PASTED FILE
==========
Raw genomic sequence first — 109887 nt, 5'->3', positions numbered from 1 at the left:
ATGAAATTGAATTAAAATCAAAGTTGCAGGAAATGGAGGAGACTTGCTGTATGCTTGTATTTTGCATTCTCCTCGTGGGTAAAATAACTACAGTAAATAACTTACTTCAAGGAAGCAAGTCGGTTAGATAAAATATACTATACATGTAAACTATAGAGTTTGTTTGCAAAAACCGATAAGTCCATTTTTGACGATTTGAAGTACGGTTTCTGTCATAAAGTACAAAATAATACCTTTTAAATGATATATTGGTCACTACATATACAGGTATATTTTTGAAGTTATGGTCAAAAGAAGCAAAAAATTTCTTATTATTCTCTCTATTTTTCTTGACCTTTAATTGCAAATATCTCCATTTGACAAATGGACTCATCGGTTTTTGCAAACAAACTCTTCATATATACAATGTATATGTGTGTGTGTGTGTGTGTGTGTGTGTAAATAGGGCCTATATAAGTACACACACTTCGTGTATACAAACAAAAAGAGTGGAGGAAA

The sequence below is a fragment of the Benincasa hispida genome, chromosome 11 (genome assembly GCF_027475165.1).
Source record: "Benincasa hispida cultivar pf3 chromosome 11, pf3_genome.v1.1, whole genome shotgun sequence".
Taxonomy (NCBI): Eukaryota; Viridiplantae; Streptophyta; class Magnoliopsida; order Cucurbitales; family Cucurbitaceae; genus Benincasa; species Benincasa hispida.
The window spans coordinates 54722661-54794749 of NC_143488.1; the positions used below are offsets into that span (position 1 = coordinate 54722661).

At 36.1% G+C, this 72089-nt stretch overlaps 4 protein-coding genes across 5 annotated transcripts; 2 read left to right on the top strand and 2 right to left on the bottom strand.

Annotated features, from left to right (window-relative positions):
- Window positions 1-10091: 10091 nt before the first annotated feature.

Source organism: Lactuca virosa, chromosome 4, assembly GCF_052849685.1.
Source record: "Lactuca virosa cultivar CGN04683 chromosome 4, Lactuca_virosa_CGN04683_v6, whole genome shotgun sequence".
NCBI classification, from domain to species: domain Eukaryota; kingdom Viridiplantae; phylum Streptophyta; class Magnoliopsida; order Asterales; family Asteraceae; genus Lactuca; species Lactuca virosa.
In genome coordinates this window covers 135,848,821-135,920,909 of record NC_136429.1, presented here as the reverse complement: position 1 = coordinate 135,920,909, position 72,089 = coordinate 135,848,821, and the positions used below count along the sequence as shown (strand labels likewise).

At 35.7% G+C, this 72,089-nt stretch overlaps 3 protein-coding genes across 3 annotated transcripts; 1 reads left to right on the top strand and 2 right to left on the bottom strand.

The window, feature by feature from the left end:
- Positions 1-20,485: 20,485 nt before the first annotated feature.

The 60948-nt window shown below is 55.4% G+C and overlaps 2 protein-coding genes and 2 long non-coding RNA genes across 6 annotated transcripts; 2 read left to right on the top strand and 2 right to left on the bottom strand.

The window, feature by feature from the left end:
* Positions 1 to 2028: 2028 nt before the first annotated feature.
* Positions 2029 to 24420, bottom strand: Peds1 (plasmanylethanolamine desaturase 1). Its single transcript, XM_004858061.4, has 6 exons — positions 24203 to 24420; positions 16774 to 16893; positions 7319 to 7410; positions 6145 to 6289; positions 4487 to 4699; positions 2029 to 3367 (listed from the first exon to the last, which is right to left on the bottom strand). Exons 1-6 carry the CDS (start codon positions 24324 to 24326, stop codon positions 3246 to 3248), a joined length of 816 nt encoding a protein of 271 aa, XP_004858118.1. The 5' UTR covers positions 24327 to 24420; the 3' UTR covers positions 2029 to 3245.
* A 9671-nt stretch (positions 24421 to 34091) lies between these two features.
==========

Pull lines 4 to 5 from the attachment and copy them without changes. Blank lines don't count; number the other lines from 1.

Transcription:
Source record: "Benincasa hispida cultivar pf3 chromosome 11, pf3_genome.v1.1, whole genome shotgun sequence".
Taxonomy (NCBI): Eukaryota; Viridiplantae; Streptophyta; class Magnoliopsida; order Cucurbitales; family Cucurbitaceae; genus Benincasa; species Benincasa hispida.